Harper Watch, May 22 to June 4, 2014


National Post – Defence grills witness about why Tories gave him $15,000 raise after pinning robocalls on Michael Sona
GUELPH – Michael Sona’s defence lawyer chipped away at the credibility of the Crown’s first witness in the robocalls case on Monday, pressing him on the vagueness of his memory and asking pointed questions about the promotion and raise he received after giving evidence against his former friend.
Chris Crawford, a Conservative ministerial staffer who worked alongside Sona on the Conservative campaign in Guelph, told the court that he had overheard his former friend speak of misdirecting voters to the wrong polling locations and sending out calls to annoy Liberal voters.
Crawford is the first of 10 Crown witnesses, all current or former Conservative political staffers.

CBC News – Star robocalls witness points to Michael Sona, Ken Morgan
Andrew Prescott, the star witness at the trial of Michael Sona, suggested Conservative campaign manager Ken Morgan was involved in setting up the misleading robocalls that confused Guelph, Ont., voters in the last federal election.
Prescott, the deputy campaign manager for the Conservative candidate in Guelph in 2011, said the campaign office was getting reports from supporters on May 2 that year that they had received phone calls telling them their polling station had moved, as well as a call that said the polls would close early.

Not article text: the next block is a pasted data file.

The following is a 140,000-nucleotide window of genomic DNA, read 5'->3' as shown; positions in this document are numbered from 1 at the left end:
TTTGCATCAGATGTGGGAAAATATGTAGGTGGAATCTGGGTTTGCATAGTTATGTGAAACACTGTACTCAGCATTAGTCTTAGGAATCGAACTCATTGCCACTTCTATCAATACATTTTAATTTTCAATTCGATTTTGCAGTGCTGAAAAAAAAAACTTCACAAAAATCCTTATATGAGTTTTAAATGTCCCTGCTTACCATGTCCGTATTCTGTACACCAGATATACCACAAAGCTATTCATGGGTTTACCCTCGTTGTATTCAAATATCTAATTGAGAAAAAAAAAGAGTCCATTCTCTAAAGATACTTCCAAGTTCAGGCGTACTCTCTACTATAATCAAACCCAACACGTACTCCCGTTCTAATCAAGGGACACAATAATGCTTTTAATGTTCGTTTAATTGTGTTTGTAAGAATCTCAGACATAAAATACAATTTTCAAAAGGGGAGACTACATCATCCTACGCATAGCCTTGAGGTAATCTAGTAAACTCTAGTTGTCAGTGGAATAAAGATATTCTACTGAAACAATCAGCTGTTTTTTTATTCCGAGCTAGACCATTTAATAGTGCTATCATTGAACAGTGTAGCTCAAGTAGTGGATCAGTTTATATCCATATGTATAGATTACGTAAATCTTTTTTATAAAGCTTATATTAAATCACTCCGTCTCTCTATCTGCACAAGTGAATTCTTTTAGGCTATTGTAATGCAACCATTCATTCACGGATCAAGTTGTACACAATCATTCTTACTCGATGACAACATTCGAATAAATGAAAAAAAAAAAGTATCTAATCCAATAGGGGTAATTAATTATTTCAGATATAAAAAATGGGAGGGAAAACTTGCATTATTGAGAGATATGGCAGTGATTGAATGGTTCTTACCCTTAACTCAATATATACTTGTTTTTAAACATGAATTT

ipolitics – Michael Harris: Hey Stevie, start with ‘I’m sorry’ and go from there
Stephen Harper owes Canadians an explanation and now would be a good time to offer it.
How did a lawyer twice convicted of fraud, who went to jail for 18 months for stealing from his own clients, who was charged with influence peddling in 2012, and is now facing three new counts of illegal lobbying and another of influence peddling – how did such a talented guy get to sit at the right hand of power in the Prime Minister’s Office?

Maclean’s – The maternal health summit: Another bad day for the PMO
… we got suckered into believing we would be able to cover an event whose participants very much want their efforts to be covered, and instead we were wrong again, as we so often are when we expect Stephen Harper’s Prime Minister’s Office to act like professionals.

The Star – Stephen Harper presiding over Tories’ self-destructive madness: Hébert
When historians look back on Stephen Harper’s (first?) decade in power, what will they make of the trail of institutional wreckage that his government is leaving in its wake?
Will they conclude that a mastermind determined to change the course of the ship of state at all costs was in charge, or just a bunch of drunken sailors?
The Conservatives came to power in 2006 as institutional reformers. But three mandates later, one would look in vain for a method to the self-destructive madness that they are presiding over.

Press Progress – Stephen Harper will blow $43 billion this year on tax giveaways
The Conservative anti-tax brigade is spending $43 billion on tax giveaways this year, a new report estimates.
A Parliamentary Budget Office report released Tuesday examined changes to Canada’s tax system between 2005 and 2013 for personal incomes taxes and the GST/HST. It found that the accumulation of cuts since 2005 will reduce federal personal income tax revenues this year by an estimated $17.1 billion and the federal share of the GST/HST revenue by $13.3 billion.

rabble.ca – CLLN: Harper government attempts to quietly defund national literacy
Without an announcement or any consultation, it appears that the federal government has decided to quietly collapse Canada’s national literacy and essential skills network. This is happening at the same time as community literacy programs across Canada experience a seismic shift and uncertainty of sustained operations, while millions of dollars in federal funding is being effectively diverted from federal-provincial Labour Market Agreements and redirected to the unproven Canada Job Grant program.